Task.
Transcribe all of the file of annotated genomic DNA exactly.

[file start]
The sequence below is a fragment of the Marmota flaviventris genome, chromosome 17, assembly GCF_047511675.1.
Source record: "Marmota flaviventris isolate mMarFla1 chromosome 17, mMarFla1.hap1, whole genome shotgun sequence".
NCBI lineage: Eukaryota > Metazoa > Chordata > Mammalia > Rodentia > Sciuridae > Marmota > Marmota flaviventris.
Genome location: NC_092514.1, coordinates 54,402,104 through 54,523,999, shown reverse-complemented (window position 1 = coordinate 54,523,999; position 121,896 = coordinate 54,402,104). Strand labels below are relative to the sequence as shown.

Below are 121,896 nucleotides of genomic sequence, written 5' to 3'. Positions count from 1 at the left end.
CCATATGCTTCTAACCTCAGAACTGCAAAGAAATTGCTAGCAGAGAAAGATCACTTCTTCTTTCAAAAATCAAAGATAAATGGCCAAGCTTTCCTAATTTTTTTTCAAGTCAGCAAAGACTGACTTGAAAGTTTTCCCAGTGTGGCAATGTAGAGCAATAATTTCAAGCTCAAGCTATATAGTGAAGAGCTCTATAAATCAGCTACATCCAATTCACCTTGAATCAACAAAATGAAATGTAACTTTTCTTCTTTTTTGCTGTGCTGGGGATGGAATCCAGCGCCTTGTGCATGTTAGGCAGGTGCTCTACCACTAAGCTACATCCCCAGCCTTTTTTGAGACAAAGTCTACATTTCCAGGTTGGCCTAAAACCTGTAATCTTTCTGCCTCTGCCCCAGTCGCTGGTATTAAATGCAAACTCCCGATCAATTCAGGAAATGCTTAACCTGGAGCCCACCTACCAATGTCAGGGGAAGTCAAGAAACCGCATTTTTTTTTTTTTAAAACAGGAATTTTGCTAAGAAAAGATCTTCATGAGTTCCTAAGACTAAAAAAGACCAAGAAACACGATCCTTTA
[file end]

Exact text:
The sequence below is a fragment of the Marmota flaviventris genome, chromosome 17, assembly GCF_047511675.1.
Source record: "Marmota flaviventris isolate mMarFla1 chromosome 17, mMarFla1.hap1, whole genome shotgun sequence".
NCBI lineage: Eukaryota > Metazoa > Chordata > Mammalia > Rodentia > Sciuridae > Marmota > Marmota flaviventris.
Genome location: NC_092514.1, coordinates 54,402,104 through 54,523,999, shown reverse-complemented (window position 1 = coordinate 54,523,999; position 121,896 = coordinate 54,402,104). Strand labels below are relative to the sequence as shown.

Below are 121,896 nucleotides of genomic sequence, written 5' to 3'. Positions count from 1 at the left end.
CCATATGCTTCTAACCTCAGAACTGCAAAGAAATTGCTAGCAGAGAAAGATCACTTCTTCTTTCAAAAATCAAAGATAAATGGCCAAGCTTTCCTAATTTTTTTTCAAGTCAGCAAAGACTGACTTGAAAGTTTTCCCAGTGTGGCAATGTAGAGCAATAATTTCAAGCTCAAGCTATATAGTGAAGAGCTCTATAAATCAGCTACATCCAATTCACCTTGAATCAACAAAATGAAATGTAACTTTTCTTCTTTTTTGCTGTGCTGGGGATGGAATCCAGCGCCTTGTGCATGTTAGGCAGGTGCTCTACCACTAAGCTACATCCCCAGCCTTTTTTGAGACAAAGTCTACATTTCCAGGTTGGCCTAAAACCTGTAATCTTTCTGCCTCTGCCCCAGTCGCTGGTATTAAATGCAAACTCCCGATCAATTCAGGAAATGCTTAACCTGGAGCCCACCTACCAATGTCAGGGGAAGTCAAGAAACCGCATTTTTTTTTTTTTAAAACAGGAATTTTGCTAAGAAAAGATCTTCATGAGTTCCTAAGACTAAAAAAGACCAAGAAACACGATCCTTTA